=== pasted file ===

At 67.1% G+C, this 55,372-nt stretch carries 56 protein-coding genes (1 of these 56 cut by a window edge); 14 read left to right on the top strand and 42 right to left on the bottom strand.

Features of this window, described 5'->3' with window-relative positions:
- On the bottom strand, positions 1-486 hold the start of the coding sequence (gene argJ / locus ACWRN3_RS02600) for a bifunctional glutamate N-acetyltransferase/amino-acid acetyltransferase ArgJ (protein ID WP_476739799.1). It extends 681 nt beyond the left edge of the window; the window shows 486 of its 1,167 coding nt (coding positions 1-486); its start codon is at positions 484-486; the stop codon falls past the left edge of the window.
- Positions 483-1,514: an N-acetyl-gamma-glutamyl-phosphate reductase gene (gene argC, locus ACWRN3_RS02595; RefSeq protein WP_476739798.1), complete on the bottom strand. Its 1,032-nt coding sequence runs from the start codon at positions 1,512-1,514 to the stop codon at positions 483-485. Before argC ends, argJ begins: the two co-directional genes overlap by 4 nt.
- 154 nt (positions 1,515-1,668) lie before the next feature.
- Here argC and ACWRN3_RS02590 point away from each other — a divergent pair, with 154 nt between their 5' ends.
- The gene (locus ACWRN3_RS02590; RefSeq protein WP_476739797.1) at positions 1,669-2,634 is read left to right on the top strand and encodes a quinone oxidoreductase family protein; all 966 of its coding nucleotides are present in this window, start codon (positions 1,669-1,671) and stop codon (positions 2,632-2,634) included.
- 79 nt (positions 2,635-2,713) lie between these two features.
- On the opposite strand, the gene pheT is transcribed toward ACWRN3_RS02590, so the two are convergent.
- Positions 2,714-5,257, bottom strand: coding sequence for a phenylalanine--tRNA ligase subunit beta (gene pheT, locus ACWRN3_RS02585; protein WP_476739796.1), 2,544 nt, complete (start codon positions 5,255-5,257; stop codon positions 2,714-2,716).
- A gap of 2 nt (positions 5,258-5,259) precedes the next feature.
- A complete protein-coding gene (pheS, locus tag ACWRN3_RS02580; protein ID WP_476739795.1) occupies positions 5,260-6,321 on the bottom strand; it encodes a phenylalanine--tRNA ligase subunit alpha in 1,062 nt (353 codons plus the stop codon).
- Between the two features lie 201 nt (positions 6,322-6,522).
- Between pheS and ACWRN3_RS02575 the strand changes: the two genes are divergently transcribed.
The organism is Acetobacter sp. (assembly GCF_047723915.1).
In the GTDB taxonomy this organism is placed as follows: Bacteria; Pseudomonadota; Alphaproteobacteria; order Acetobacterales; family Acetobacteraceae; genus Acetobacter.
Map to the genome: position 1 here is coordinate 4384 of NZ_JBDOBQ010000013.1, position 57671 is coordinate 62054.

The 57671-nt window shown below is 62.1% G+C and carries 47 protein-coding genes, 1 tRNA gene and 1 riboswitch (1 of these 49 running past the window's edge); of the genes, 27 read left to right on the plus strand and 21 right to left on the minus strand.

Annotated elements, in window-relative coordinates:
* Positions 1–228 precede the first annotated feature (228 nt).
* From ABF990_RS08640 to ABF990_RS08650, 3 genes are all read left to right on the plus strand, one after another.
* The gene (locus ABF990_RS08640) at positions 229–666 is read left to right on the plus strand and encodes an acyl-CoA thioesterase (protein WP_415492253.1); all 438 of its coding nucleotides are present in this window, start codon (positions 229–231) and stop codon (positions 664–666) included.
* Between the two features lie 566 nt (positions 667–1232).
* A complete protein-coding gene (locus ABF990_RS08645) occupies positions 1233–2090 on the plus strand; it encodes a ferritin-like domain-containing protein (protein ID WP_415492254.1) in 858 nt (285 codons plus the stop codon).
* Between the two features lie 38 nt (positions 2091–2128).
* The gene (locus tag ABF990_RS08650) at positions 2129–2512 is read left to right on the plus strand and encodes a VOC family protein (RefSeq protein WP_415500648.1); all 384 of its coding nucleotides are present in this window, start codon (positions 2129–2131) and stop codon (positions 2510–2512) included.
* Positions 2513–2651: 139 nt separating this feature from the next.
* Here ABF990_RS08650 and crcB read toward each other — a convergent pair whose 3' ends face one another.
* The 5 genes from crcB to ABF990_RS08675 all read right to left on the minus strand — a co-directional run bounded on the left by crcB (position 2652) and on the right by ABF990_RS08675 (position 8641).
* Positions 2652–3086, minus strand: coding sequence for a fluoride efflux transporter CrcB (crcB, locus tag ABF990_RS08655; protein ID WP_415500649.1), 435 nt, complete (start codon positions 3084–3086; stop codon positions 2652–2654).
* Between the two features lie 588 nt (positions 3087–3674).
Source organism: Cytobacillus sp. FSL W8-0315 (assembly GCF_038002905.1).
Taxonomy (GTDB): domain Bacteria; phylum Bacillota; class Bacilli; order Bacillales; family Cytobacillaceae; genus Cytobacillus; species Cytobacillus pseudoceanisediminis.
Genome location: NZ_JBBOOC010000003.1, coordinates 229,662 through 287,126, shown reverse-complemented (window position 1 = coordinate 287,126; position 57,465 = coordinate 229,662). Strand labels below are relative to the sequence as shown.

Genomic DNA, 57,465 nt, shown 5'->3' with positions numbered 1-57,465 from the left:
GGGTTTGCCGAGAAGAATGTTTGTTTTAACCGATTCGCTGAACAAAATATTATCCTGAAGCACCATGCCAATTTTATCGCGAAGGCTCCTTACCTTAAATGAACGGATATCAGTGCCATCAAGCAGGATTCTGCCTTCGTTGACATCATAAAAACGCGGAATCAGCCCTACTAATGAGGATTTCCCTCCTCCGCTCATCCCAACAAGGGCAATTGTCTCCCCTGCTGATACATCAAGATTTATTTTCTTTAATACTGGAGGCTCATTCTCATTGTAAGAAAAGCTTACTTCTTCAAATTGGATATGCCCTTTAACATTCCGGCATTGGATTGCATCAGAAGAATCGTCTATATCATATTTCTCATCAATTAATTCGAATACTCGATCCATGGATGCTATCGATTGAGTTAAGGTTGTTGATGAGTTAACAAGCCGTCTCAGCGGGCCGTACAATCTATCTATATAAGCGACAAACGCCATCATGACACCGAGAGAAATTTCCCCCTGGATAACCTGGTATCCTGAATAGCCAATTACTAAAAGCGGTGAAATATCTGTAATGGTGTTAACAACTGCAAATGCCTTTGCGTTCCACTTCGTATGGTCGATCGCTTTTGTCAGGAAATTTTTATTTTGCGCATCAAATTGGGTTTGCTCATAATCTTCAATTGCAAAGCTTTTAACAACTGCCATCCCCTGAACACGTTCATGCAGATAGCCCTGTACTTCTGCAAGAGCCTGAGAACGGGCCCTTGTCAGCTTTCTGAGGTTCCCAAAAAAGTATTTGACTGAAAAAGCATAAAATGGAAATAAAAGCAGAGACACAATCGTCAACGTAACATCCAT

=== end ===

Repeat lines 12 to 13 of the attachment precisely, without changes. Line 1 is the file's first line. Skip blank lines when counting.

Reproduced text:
- A complete protein-coding gene (pheS, locus tag ACWRN3_RS02580; protein ID WP_476739795.1) occupies positions 5,260-6,321 on the bottom strand; it encodes a phenylalanine--tRNA ligase subunit alpha in 1,062 nt (353 codons plus the stop codon).
- Between the two features lie 201 nt (positions 6,322-6,522).